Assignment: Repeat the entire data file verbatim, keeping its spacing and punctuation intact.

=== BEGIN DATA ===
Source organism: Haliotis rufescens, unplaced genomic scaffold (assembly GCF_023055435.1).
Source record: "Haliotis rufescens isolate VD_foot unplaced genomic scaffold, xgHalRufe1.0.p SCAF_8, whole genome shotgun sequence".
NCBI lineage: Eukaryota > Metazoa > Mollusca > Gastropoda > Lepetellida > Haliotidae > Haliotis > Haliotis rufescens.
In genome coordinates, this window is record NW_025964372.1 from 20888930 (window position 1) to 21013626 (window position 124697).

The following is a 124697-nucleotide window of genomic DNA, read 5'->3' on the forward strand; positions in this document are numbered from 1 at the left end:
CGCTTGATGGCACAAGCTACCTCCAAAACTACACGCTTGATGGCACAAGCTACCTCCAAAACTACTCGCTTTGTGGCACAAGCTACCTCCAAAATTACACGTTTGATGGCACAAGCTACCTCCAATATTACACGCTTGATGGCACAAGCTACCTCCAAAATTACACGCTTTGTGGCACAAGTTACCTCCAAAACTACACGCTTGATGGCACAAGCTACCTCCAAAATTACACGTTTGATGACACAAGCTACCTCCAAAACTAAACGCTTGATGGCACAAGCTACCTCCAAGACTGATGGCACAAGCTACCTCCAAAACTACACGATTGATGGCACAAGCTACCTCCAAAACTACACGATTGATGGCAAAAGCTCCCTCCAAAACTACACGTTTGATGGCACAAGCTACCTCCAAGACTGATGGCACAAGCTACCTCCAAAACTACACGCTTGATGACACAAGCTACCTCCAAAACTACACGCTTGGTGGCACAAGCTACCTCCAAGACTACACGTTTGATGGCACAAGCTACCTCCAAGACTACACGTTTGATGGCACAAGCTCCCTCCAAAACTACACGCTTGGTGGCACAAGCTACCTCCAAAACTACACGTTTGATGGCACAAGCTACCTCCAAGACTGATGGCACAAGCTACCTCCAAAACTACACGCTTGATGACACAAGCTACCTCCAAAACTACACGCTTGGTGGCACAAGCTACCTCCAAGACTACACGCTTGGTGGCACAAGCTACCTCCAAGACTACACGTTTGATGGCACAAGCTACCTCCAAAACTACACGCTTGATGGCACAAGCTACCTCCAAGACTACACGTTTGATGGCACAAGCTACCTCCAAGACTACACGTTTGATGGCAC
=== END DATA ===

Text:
Source organism: Haliotis rufescens, unplaced genomic scaffold (assembly GCF_023055435.1).
Source record: "Haliotis rufescens isolate VD_foot unplaced genomic scaffold, xgHalRufe1.0.p SCAF_8, whole genome shotgun sequence".
NCBI lineage: Eukaryota > Metazoa > Mollusca > Gastropoda > Lepetellida > Haliotidae > Haliotis > Haliotis rufescens.
In genome coordinates, this window is record NW_025964372.1 from 20888930 (window position 1) to 21013626 (window position 124697).

The following is a 124697-nucleotide window of genomic DNA, read 5'->3' on the forward strand; positions in this document are numbered from 1 at the left end:
CGCTTGATGGCACAAGCTACCTCCAAAACTACACGCTTGATGGCACAAGCTACCTCCAAAACTACTCGCTTTGTGGCACAAGCTACCTCCAAAATTACACGTTTGATGGCACAAGCTACCTCCAATATTACACGCTTGATGGCACAAGCTACCTCCAAAATTACACGCTTTGTGGCACAAGTTACCTCCAAAACTACACGCTTGATGGCACAAGCTACCTCCAAAATTACACGTTTGATGACACAAGCTACCTCCAAAACTAAACGCTTGATGGCACAAGCTACCTCCAAGACTGATGGCACAAGCTACCTCCAAAACTACACGATTGATGGCACAAGCTACCTCCAAAACTACACGATTGATGGCAAAAGCTCCCTCCAAAACTACACGTTTGATGGCACAAGCTACCTCCAAGACTGATGGCACAAGCTACCTCCAAAACTACACGCTTGATGACACAAGCTACCTCCAAAACTACACGCTTGGTGGCACAAGCTACCTCCAAGACTACACGTTTGATGGCACAAGCTACCTCCAAGACTACACGTTTGATGGCACAAGCTCCCTCCAAAACTACACGCTTGGTGGCACAAGCTACCTCCAAAACTACACGTTTGATGGCACAAGCTACCTCCAAGACTGATGGCACAAGCTACCTCCAAAACTACACGCTTGATGACACAAGCTACCTCCAAAACTACACGCTTGGTGGCACAAGCTACCTCCAAGACTACACGCTTGGTGGCACAAGCTACCTCCAAGACTACACGTTTGATGGCACAAGCTACCTCCAAAACTACACGCTTGATGGCACAAGCTACCTCCAAGACTACACGTTTGATGGCACAAGCTACCTCCAAGACTACACGTTTGATGGCAC